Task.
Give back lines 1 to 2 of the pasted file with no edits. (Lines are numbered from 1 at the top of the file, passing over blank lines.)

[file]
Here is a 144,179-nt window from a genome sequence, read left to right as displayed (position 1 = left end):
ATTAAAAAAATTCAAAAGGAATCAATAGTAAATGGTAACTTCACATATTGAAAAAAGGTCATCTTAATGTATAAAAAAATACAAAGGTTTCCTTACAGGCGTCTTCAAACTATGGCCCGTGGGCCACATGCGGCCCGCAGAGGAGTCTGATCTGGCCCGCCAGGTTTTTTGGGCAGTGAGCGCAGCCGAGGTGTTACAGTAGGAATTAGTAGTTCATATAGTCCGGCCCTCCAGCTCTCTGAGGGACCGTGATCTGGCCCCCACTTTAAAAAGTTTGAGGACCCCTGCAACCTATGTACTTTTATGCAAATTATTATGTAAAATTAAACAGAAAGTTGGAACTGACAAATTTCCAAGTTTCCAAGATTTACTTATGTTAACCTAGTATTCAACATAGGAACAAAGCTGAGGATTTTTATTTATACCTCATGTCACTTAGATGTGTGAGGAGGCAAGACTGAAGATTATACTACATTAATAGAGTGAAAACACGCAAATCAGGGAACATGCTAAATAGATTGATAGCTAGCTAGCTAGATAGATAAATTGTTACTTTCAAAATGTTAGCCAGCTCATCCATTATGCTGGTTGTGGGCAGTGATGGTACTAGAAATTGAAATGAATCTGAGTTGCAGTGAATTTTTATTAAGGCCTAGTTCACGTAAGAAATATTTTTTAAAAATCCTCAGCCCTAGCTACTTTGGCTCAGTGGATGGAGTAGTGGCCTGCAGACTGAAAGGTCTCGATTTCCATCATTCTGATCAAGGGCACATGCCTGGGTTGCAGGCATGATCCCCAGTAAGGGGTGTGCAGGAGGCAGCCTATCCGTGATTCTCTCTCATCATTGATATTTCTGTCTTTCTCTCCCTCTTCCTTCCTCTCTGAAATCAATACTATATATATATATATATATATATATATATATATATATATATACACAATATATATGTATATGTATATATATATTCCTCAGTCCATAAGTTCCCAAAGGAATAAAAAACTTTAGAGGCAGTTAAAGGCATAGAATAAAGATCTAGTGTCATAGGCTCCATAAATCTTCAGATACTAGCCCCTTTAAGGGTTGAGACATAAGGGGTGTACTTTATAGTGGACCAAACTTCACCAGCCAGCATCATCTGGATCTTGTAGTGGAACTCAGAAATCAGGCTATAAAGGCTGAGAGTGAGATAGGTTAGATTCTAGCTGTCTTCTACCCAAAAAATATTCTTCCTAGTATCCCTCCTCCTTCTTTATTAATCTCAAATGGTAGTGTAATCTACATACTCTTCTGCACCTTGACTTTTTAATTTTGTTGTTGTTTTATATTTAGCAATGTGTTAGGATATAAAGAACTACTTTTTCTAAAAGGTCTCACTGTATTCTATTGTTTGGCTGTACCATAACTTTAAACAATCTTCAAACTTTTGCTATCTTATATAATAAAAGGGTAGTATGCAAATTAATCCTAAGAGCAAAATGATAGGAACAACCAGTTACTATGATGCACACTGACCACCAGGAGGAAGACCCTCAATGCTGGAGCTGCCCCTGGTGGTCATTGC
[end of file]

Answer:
Here is a 144,179-nt window from a genome sequence, read left to right as displayed (position 1 = left end):
ATTAAAAAAATTCAAAAGGAATCAATAGTAAATGGTAACTTCACATATTGAAAAAAGGTCATCTTAATGTATAAAAAAATACAAAGGTTTCCTTACAGGCGTCTTCAAACTATGGCCCGTGGGCCACATGCGGCCCGCAGAGGAGTCTGATCTGGCCCGCCAGGTTTTTTGGGCAGTGAGCGCAGCCGAGGTGTTACAGTAGGAATTAGTAGTTCATATAGTCCGGCCCTCCAGCTCTCTGAGGGACCGTGATCTGGCCCCCACTTTAAAAAGTTTGAGGACCCCTGCAACCTATGTACTTTTATGCAAATTATTATGTAAAATTAAACAGAAAGTTGGAACTGACAAATTTCCAAGTTTCCAAGATTTACTTATGTTAACCTAGTATTCAACATAGGAACAAAGCTGAGGATTTTTATTTATACCTCATGTCACTTAGATGTGTGAGGAGGCAAGACTGAAGATTATACTACATTAATAGAGTGAAAACACGCAAATCAGGGAACATGCTAAATAGATTGATAGCTAGCTAGCTAGATAGATAAATTGTTACTTTCAAAATGTTAGCCAGCTCATCCATTATGCTGGTTGTGGGCAGTGATGGTACTAGAAATTGAAATGAATCTGAGTTGCAGTGAATTTTTATTAAGGCCTAGTTCACGTAAGAAATATTTTTTAAAAATCCTCAGCCCTAGCTACTTTGGCTCAGTGGATGGAGTAGTGGCCTGCAGACTGAAAGGTCTCGATTTCCATCATTCTGATCAAGGGCACATGCCTGGGTTGCAGGCATGATCCCCAGTAAGGGGTGTGCAGGAGGCAGCCTATCCGTGATTCTCTCTCATCATTGATATTTCTGTCTTTCTCTCCCTCTTCCTTCCTCTCTGAAATCAATACTATATATATATATATATATATATATATATATATATATATATACACAATATATATGTATATGTATATATATATTCCTCAGTCCATAAGTTCCCAAAGGAATAAAAAACTTTAGAGGCAGTTAAAGGCATAGAATAAAGATCTAGTGTCATAGGCTCCATAAATCTTCAGATACTAGCCCCTTTAAGGGTTGAGACATAAGGGGTGTACTTTATAGTGGACCAAACTTCACCAGCCAGCATCATCTGGATCTTGTAGTGGAACTCAGAAATCAGGCTATAAAGGCTGAGAGTGAGATAGGTTAGATTCTAGCTGTCTTCTACCCAAAAAATATTCTTCCTAGTATCCCTCCTCCTTCTTTATTAATCTCAAATGGTAGTGTAATCTACATACTCTTCTGCACCTTGACTTTTTAATTTTGTTGTTGTTTTATATTTAGCAATGTGTTAGGATATAAAGAACTACTTTTTCTAAAAGGTCTCACTGTATTCTATTGTTTGGCTGTACCATAACTTTAAACAATCTTCAAACTTTTGCTATCTTATATAATAAAAGGGTAGTATGCAAATTAATCCTAAGAGCAAAATGATAGGAACAACCAGTTACTATGATGCACACTGACCACCAGGAGGAAGACCCTCAATGCTGGAGCTGCCCCTGGTGGTCATTGC